The Art of Inspiration


How do we create new things? The big word we’re looking for is inspiration. Only the greatest geniuses can look at A and B and conclude a meaningful and correct C; the rest of us have to make do with looking at A and B and combining them. So we take influences, or inspiration, from different sources and try to combine those parts into something new and exciting. The trick is finding the right sources and getting the combination to work just right. Today I’m going to write about the things that have inspired us in the design of Stirring Abyss, and try to explain which parts of each we want to have present in the game.

First things first: there is no question of the primary inspiration for Stirring Abyss. The works of H.P. Lovecraft continue to inspire writers, artists, game developers and countless other creative minds around the world. The style of storytelling that Lovecraft pioneered is entirely unique and often derided by literary experts, yet something about it engages the mind and imagination in ways that more traditional horror or fantasy literature cannot. Specifically, the game was inspired by the story “The Temple”, detailing the demise of a german submarine and its crew as they are slowly and inexorably drawn towards an unknown doom deep under the ocean. From the stories of Lovecraft we are looking to incorporate the distinctive writing style, the inexplicable and otherworldly nature of threats to the main characters, the feeling of a great mystery behind what is shown and told in the story, and the theme of exploring something long forgotten (perhaps for a reason!)

Lovecraft - Inspiration
H.P. Lovecraft, father of cosmic horror

In film, there are two titles that have been especially influential in the growth of the idea. The first is the german classic Das Boot, an adaptation of a novel with the same name, which tells the story of a german submarine crew during WW2. It highlights two things that we felt should be important in Stirring Abyss: the struggle to survive through a variety of problems, both personal and technical; and building up interesting stories for the individual characters so that by the end of a game the player feels an emotional attachment to their crew. The second film, which in fact gave me and Eero the original idea that we discussed on the way home from the theater, is The Martian (also a novel adaptation). The main character is an astronaut who ends up stranded on Mars, and has to use his ingenuity and scientific knowledge to find a way to not only survive but help facilitate his rescue as well. The original concept for Stirring Abyss was much more infused with this kind of survival aspect, but we’ve somewhat moved away from that during the design process. What we want to keep from The Martian is the feeling of just barely making it and surviving one crisis after another.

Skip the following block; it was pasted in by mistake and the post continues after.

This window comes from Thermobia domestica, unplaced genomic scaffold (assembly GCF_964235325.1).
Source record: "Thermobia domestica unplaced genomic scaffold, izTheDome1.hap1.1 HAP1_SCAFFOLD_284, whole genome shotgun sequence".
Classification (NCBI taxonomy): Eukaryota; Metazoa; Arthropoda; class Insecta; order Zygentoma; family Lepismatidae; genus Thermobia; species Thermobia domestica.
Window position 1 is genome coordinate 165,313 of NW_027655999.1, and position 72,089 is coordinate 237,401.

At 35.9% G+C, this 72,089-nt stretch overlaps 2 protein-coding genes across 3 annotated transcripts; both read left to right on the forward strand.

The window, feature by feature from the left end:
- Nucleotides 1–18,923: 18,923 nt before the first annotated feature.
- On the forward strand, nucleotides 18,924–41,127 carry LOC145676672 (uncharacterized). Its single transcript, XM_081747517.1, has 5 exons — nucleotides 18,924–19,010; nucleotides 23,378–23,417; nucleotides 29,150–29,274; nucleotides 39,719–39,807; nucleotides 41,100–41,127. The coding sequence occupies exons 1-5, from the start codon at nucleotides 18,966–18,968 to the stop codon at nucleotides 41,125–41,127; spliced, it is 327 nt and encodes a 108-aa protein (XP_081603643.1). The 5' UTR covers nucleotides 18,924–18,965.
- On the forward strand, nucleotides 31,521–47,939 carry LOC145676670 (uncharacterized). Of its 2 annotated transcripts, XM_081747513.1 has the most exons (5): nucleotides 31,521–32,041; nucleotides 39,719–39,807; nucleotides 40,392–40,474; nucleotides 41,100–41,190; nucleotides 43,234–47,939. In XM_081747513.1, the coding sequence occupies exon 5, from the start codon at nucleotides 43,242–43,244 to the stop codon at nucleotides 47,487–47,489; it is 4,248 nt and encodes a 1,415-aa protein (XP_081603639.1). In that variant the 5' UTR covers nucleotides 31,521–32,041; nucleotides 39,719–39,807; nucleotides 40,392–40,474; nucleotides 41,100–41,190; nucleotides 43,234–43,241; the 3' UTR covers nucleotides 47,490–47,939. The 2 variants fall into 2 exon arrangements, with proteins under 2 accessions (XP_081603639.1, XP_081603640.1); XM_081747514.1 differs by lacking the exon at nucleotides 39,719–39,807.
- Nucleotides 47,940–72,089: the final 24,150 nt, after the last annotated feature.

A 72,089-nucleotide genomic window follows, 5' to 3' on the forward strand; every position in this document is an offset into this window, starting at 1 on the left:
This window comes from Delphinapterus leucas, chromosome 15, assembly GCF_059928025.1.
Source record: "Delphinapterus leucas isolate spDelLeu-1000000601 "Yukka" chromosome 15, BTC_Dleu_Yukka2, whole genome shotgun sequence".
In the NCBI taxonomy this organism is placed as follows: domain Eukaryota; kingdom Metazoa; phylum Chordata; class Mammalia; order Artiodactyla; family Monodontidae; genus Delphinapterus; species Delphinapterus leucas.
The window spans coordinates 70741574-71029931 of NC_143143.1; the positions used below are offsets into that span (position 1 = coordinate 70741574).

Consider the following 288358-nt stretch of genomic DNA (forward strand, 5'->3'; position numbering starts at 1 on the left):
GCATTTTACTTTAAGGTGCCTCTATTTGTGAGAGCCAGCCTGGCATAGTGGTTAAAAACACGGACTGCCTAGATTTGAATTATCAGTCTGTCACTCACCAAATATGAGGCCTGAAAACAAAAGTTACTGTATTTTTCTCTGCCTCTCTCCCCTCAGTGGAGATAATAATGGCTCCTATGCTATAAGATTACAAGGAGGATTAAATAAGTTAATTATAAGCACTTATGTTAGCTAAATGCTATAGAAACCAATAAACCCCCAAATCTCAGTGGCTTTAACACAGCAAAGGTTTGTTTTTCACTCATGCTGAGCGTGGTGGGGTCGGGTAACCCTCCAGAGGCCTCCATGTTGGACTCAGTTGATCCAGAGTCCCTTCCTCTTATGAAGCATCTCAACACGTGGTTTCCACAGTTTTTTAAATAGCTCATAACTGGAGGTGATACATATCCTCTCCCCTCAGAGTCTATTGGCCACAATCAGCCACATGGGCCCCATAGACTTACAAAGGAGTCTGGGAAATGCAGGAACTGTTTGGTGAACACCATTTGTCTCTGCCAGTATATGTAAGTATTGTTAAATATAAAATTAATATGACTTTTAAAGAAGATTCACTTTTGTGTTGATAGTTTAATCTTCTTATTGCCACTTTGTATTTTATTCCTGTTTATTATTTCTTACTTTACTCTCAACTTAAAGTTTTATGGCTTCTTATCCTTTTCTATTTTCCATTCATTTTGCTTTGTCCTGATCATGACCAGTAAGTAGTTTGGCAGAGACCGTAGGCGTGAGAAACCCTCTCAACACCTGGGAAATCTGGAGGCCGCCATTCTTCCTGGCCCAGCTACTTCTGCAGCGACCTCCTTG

FTL - Inspiration
FTL: Faster Than Light revived many gamers’ interest in Rogue-like games

When making a game it is only natural to find inspiration in other games as well. Although there are many more that could be mentioned I decided to cut it down to just two titles for brevity’s sake. The Lovecraft-themed board game Arkham Horror has been a favorite of ours for years. Players cooperate to try and save the world from one of the Old Gods and their minions by closing portals and fighting monsters that emerge from them in the fictional city of Arkham in the early 20th century. For Stirring Abyss, we love the concept of characters with different skill sets and specialities working together towards a common goal. In computer games, we’ve played a ton of FTL: Faster Than Light, a rogue-like game set on a spaceship. Specifically we like the mechanics of choosing how to improve your ship and crew with the limited resources at your disposal, and the thrill of exploration and elements of randomness that each new game offers to the player. FTL also features a storytelling system, simple as it may be, that shares some elements of what we are creating for Stirring Abyss.

But more wonderful than the lore of old men and the lore of books is the secret lore of ocean.
–  H.P. Lovecraft, “The White Ship”

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